Carbon tax smackdown: Higher prices at the pump don’t mean fewer emissions

Carbon tax smackdown: Higher prices at the pump don’t mean fewer emissions

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Newsflash: People do not change their behaviour in the face of rising prices when the product is essential to their economic success

According to the oracles of carbon economics, a carbon tax must be applauded because it is a “market-based” tax that acts just like a “market price” which, under the infallible economic laws of supply and demand, will automatically produce reductions in carbon dioxide emissions more efficiently than regulations and other big-government measures.

As the current $20-a-tonne federal carbon tax — about 4.4 cents per litre of gasoline at the pump — rises to $50 or $100 or even $200 in years to come, fossil fuel consumption will fall, an outcome allegedly guaranteed by economic theory.

Sounds amazing: You pay a tax and the government gives you back more than you pay. Fantastic. Let’s have a bigger carbon tax! Imagine: If a $20 carbon tax produces a refund of $307, then a $200 carbon tax will mean an annual tax refund of more than $3,000.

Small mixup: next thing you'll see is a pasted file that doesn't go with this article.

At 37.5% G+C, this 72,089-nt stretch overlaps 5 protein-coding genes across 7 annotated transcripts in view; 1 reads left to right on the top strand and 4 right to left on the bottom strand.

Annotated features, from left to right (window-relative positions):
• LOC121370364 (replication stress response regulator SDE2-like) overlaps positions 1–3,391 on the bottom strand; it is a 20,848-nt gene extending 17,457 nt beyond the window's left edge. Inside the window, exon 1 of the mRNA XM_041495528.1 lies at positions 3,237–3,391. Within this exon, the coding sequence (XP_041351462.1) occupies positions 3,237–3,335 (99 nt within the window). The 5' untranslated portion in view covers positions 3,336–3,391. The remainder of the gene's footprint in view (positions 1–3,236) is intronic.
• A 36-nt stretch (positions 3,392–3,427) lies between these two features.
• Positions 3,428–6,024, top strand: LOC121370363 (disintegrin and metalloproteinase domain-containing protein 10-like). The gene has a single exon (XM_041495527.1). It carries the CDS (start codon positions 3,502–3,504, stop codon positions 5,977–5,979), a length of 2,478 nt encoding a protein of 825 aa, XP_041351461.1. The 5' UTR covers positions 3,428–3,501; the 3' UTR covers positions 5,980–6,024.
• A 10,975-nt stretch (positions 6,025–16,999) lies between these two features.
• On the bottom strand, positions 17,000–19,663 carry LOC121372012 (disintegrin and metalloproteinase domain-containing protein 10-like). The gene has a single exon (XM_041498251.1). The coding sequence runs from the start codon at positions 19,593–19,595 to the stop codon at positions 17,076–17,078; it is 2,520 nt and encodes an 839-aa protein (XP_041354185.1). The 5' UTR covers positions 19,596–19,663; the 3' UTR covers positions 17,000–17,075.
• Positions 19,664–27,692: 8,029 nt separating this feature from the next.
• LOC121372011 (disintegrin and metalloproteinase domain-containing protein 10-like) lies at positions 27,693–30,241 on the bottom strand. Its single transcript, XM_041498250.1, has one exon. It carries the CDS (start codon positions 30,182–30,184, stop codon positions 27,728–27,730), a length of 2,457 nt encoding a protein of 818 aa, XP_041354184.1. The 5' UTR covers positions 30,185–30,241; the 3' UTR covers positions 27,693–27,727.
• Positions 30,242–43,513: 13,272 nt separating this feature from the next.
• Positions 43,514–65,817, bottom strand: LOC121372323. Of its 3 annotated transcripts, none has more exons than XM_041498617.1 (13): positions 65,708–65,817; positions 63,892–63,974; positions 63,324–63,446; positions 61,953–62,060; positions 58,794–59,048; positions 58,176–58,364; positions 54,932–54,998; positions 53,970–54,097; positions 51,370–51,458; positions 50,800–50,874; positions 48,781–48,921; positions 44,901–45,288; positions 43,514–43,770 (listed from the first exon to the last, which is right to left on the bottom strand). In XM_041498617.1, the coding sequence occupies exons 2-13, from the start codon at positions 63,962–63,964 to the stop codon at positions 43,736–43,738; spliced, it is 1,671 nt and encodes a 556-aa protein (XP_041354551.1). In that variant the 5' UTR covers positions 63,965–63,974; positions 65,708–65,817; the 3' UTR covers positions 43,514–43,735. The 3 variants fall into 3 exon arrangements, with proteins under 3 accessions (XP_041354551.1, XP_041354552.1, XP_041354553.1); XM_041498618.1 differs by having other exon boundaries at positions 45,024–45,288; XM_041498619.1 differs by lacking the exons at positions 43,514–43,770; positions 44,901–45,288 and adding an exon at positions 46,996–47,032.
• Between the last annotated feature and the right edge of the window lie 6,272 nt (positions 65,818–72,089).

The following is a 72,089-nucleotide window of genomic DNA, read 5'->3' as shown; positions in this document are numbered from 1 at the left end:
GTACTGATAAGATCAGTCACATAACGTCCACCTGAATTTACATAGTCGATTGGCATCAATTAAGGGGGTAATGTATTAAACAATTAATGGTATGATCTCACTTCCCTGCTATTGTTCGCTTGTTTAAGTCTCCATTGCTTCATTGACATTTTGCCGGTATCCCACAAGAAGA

This is known as the carbon-tax-and-dividend plan, advocated by coalitions of activists and corporations, including big U.S. oil firms and other businesses that recently agreed to give millions of dollars to promote the concept in the United States.

When big business conspires to raise taxes on all consumers, consumers and voters should start to think twice before joining the campaign. British Columbia once promised a carbon tax dividend on its carbon tax, but now keeps all the money.

Of all the myths surrounding a carbon tax, the greatest is the foundational claim that an increase in the price of fossil fuels will lead to major reductions in carbon emissions, thereby saving the world from the perils of climate change. Yale University’s William Nordhaus, a 2018 Nobel Prize winner, argues in The Climate Casino that a “sharp price rise” is needed to “choke off” growing carbon emissions.

Gasoline price history in North America suggests the choke-off theory is at least debatable and more likely unsupportable.